The myth of hypothecated taxes

The government wants to add a penny on our National Insurance contributions to pay for social care. But it won’t, says Merryn Somerset Webb. It will just vanish into the black hole of our public finances.

Remember how Boris Johnson told us that with him as prime minister we were safe from income tax and National Insurance (NI) rises? Turns out (surprise!) that he was wrong. It seems his government has decided that NI is to rise by one percentage point – from 12% to 13% (an 8.3% rise) for those earning from £9,568 to £50,270 a year, and to 3% for incomes above that (a 50% rise). This, if it works as planned, should raise around £6bn a year – £12bn if employers also get hit with the extra percentage point. The money is to be spent on trying to cut NHS waiting lists and then on capping the cost of social care (in England – Scotland will just get its share of the loot for spending on whatever soon-to-fail project the SNP has in mind at the moment).

You may think this sounds OK – we have to pay for this stuff somehow, right? It isn’t. For starters, exempting those over state pension age and still working from the tax is a mistake. Some will say that the 67-plus group have already paid an awful lot of NI. They have. But the key point is that it turns out that an awful lot has not been enough (or we would be not be where we are now). You could argue that there is no such thing as “enough” when it comes to financing government spending. You would be right – but in itself that is not an argument for chucking a new element of intergenerational unfairness into the mix. If there is to be a hypothecated tax to finance a service anyone might need, then everyone must pay – it would be more honest, if politically trickier (because you can’t hide half the hit in employers’ NI) to just put a penny on our already-high income tax levels.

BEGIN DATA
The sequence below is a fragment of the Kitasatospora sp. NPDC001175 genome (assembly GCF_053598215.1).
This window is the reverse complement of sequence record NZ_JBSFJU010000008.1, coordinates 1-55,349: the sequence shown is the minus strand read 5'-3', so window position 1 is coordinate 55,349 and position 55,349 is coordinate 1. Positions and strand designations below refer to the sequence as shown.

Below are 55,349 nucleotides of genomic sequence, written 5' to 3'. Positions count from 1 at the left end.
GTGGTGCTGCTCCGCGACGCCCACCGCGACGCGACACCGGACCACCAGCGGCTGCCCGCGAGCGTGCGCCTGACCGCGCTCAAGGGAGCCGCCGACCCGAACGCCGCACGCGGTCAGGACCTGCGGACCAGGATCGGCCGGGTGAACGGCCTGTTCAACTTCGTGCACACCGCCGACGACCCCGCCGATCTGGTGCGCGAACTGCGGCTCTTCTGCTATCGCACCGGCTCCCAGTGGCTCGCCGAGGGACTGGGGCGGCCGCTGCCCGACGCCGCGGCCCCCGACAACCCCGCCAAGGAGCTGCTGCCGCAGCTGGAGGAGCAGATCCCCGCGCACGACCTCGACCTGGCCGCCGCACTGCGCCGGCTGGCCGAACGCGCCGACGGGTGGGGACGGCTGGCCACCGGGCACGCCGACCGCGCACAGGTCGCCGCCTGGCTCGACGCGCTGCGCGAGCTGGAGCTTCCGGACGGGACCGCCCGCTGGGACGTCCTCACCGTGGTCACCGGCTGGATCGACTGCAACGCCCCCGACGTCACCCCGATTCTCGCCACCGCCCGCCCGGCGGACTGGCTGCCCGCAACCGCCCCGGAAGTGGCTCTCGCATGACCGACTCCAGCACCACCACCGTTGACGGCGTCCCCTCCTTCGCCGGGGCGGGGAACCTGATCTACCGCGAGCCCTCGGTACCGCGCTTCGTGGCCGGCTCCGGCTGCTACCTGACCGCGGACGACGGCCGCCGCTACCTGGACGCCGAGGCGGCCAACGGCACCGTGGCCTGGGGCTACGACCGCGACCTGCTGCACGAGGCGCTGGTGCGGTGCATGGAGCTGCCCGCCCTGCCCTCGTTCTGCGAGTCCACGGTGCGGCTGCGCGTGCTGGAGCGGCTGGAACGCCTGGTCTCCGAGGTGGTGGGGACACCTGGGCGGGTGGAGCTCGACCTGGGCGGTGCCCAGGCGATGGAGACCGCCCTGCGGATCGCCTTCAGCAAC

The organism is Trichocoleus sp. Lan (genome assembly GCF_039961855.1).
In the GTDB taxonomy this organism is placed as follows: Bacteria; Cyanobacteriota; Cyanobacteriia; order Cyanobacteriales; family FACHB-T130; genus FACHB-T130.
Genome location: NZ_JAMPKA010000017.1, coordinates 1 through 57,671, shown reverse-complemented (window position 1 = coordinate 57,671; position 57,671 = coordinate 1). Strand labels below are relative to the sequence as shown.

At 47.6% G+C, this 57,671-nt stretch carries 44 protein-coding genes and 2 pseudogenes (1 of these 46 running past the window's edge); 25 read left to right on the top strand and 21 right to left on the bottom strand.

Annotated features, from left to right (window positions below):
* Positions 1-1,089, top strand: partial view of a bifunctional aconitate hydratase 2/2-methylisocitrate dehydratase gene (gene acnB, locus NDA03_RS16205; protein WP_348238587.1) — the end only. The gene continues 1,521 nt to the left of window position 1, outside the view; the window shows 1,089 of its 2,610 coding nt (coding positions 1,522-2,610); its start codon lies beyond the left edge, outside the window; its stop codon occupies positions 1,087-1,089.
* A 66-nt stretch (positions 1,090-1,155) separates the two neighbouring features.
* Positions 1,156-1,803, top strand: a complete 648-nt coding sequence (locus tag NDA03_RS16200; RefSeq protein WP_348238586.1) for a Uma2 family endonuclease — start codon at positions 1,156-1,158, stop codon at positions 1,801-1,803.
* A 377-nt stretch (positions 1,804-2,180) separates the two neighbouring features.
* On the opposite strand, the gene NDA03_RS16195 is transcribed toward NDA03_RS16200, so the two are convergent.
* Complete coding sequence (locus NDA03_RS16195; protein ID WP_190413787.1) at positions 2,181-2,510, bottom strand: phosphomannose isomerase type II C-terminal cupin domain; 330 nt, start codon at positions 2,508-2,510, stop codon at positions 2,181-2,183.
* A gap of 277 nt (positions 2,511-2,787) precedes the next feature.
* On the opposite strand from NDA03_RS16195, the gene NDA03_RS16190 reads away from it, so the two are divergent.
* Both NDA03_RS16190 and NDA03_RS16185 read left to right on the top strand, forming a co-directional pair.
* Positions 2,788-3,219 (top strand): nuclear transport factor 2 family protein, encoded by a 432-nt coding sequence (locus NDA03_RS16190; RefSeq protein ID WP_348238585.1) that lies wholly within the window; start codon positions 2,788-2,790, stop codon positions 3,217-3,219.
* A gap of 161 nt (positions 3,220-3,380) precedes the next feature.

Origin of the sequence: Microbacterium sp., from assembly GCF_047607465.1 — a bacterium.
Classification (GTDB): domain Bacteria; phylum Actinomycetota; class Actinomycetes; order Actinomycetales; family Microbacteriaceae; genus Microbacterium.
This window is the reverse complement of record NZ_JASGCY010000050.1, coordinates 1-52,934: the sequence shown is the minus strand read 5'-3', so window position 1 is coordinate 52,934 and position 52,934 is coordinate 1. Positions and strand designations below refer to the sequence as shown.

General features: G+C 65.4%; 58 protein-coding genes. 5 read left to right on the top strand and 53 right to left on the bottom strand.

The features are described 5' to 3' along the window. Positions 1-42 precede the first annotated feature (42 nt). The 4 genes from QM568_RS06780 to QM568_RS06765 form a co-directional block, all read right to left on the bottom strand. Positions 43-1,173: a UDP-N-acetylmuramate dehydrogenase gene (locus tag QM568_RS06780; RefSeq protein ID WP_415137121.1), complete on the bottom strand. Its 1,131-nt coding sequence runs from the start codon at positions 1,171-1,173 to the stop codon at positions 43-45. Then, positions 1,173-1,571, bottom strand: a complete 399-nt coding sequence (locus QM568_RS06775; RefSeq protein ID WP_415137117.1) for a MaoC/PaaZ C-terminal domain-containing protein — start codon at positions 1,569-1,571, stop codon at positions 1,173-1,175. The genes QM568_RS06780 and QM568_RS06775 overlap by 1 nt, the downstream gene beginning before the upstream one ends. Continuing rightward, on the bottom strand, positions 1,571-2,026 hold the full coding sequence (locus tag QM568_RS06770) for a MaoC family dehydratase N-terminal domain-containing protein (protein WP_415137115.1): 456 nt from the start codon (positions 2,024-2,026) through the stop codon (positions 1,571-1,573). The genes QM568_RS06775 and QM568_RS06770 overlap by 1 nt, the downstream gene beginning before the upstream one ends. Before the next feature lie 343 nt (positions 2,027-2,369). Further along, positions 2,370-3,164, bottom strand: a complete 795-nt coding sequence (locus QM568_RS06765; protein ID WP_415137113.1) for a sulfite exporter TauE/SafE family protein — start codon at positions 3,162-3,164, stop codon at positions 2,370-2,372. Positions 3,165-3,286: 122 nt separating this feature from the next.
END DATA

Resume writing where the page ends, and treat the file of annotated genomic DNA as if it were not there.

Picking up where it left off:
This brings us to the very idea of a hypothecated tax. We don’t have those in the UK. Your NI does not go on the NHS – it’s just a misleadingly-named extra income tax. Your road tax does not go on the roads. Your air passenger duty does not go on emissions mitigation. So what makes anyone think that this mooted extra penny on NI will actually go on social care rather than vanish into the black hole that is the public finances? Still it doesn’t matter what we think. What does matter is first that, while the social care discussion has been delayed until after the summer, your taxes are very likely to go up (despite the success of the UK’s vaccination programme and speed of our recovery); and second, that thanks to rising inflation and frozen allowances, they are going to go up even more than you think in inflation-adjusted terms.

 On to inflation. The place to start thinking about this is in this week's issue, where Cris Heaton reviews Russell Napier’s latest book (which you must read). The key takeaway is that the debt-driven fragility of today’s financial system is a direct result of the bad policy made in the wake of the Asian Crisis of 1995-1998. That kicked off the deflationary impulse in the West, that gave us the low interest rates, that gave us the Great Financial Crisis, that gave us quantitative easing (QE) – which is financing the huge rise in the money supply that is now giving us inflation. It’s worth understanding how this works – the dynamic will be with us for a long time to come. For more on the consequences of QE, see this' week's strategy page – John looks at how it has become a “dangerous addiction” for central banks. Then for a real-world take on the problem, Bill Bonner laments the rise in the prices of second-hand tractors. It doesn’t take long for the price of a tractor to affect the price of a loaf of bread. Best to be ready. 

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